A social justice university is one with a specific ideological purpose, to ‘improve’ society towards a predefined outcome using certain methods. It is a university that tells students not to try to understand the world, but to be activists who try to change the world. A social justice university ascribes to Michel Foucault’s idea that knowledge is merely power, and therefore some ideas should be censored to fight the powerful and make students ‘safe’. A social justice university introduces trigger warnings and safe spaces, censors academics and students and puts a security fee price on expressing controversial ideas.

Charles Sturt University’s Student Charter states that ‘all members of the University community are expected to value:… social justice including ethical practice and global citizenship [and] economic, social and environmental sustainability, including the responsible stewardship of resources’. This effectively banishes anyone who holds a different idea about society’s goals or environmental issues.

A free inquiry university, by contrast, protects free expression for academics and students because the only way to find out whose ideas are more valid, more correct, is to discuss and debate. A free inquiry university encourages academics from a wide variety of perspectives to challenge each other’s research, to find flaws and improve quality in the academy. A free inquiry university exposes students to a variety of perspectives, including those they find uncomfortable, distressing or downright offensive, so that students understand all sides of an argument and can grow intellectually.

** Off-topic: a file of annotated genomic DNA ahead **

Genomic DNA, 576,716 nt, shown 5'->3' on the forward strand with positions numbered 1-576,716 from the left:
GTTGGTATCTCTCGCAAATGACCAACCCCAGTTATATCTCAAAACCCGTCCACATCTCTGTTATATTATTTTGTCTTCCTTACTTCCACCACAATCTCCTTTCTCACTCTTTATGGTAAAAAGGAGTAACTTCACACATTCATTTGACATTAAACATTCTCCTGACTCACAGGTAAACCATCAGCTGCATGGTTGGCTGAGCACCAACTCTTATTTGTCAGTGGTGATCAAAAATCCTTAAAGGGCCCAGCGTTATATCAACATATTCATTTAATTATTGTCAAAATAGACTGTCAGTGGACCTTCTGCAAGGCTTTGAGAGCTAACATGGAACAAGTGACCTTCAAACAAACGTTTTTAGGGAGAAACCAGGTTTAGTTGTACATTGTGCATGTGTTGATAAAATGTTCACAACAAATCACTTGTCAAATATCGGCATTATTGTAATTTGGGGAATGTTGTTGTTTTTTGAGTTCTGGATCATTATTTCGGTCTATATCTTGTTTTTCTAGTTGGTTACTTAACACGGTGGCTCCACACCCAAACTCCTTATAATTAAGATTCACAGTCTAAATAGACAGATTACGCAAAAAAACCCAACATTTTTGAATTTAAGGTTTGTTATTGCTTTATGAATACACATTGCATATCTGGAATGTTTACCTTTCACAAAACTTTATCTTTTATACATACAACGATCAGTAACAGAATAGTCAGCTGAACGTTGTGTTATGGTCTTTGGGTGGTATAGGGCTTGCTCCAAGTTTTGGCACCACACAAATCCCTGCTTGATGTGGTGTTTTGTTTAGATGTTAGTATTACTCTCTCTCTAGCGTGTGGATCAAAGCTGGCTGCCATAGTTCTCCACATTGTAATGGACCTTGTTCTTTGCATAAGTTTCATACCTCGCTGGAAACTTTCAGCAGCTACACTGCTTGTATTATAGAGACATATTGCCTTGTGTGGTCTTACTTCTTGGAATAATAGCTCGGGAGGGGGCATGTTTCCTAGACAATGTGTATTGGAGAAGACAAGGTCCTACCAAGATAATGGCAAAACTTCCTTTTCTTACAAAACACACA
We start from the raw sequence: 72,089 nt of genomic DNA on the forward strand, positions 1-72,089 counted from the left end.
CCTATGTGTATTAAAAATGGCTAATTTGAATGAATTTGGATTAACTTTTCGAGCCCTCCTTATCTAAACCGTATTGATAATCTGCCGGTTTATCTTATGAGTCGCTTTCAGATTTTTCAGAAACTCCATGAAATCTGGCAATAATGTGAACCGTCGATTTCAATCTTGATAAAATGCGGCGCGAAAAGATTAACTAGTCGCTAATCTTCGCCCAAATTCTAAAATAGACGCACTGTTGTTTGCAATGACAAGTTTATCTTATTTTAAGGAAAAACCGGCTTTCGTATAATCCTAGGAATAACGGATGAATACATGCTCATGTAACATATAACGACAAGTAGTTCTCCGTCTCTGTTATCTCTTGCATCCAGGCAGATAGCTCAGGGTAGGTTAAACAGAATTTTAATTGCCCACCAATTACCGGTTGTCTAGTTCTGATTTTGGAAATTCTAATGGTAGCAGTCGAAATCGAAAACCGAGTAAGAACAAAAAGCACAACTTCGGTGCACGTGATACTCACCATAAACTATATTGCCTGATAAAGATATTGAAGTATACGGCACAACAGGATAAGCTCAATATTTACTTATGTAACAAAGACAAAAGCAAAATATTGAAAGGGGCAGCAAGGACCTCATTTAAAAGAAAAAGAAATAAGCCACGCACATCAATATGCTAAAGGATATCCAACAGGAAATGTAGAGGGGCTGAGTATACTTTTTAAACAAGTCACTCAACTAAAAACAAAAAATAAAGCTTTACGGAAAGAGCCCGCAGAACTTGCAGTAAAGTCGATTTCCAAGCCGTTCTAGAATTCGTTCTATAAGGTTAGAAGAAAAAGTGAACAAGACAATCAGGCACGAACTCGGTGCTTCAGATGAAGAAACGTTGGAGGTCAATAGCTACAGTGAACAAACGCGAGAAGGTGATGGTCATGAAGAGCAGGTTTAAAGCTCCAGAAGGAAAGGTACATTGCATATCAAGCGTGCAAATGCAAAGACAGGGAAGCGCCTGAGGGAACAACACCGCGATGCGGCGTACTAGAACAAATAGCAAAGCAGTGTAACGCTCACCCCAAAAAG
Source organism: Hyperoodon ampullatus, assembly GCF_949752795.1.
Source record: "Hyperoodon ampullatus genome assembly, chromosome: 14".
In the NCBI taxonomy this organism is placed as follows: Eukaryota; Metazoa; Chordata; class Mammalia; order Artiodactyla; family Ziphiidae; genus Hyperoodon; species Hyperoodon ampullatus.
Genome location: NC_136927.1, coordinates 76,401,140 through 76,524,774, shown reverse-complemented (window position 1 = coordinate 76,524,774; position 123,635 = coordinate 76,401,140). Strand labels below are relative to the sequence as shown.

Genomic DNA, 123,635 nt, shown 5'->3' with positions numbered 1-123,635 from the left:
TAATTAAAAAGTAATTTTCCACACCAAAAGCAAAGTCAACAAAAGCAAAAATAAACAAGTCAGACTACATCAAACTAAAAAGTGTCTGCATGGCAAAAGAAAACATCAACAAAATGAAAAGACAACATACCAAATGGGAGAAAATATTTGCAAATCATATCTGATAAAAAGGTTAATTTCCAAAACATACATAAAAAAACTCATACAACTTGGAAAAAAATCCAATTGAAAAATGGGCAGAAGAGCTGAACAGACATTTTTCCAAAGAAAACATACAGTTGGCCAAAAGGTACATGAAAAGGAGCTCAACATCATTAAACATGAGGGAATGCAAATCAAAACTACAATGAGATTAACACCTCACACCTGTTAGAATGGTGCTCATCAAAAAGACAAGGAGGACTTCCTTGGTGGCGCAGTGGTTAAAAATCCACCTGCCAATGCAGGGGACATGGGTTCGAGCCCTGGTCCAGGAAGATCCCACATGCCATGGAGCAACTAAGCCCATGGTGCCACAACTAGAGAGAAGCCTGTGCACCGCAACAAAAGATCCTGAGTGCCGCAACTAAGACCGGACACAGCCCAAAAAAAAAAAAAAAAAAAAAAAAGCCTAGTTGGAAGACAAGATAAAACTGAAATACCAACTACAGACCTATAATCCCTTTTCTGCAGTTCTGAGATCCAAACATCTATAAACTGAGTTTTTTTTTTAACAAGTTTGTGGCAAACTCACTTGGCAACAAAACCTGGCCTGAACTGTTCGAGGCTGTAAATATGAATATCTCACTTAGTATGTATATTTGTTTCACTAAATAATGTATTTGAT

Far too often, Australia’s universities are being captured by the social justice idea of a university. This is primarily because of the domination in the academy by those on the progressive left side of politics. Australia’s universities are lacking in viewpoint diversity – a range of perspectives challenging each other in the pursuit of reason, truth and progress. This leads to groupthink, self-censorship and sometimes active shouting down when people express a different viewpoint.

In order to undermine these biases it is necessary to have people with different perspectives challenging each other. Conservatives must question the findings, premises, data and methods of progressives, and vice versa. Without people challenging each other, viewpoints harden and hostility grows.

There is a serious danger that if universities continue down the monocultural social justice path, they will undermine their own existence. A large gap in attitudes to higher education has emerged between Republicans and Democrats in the United States following free speech issues beginning in 2015. The same could happen in Australia, threatening the $16.9 billion that universities receive from Australian taxpayers every year. Individual universities could also lose students if they become known as censorious – like Evergreen State College which has had a 50 per cent drop in first year admissions since a mob went after biologist Bret Weinstein last year.

If they are to survive, Australia’s universities must rededicate themselves to free inquiry and reform policies that restrict free expression.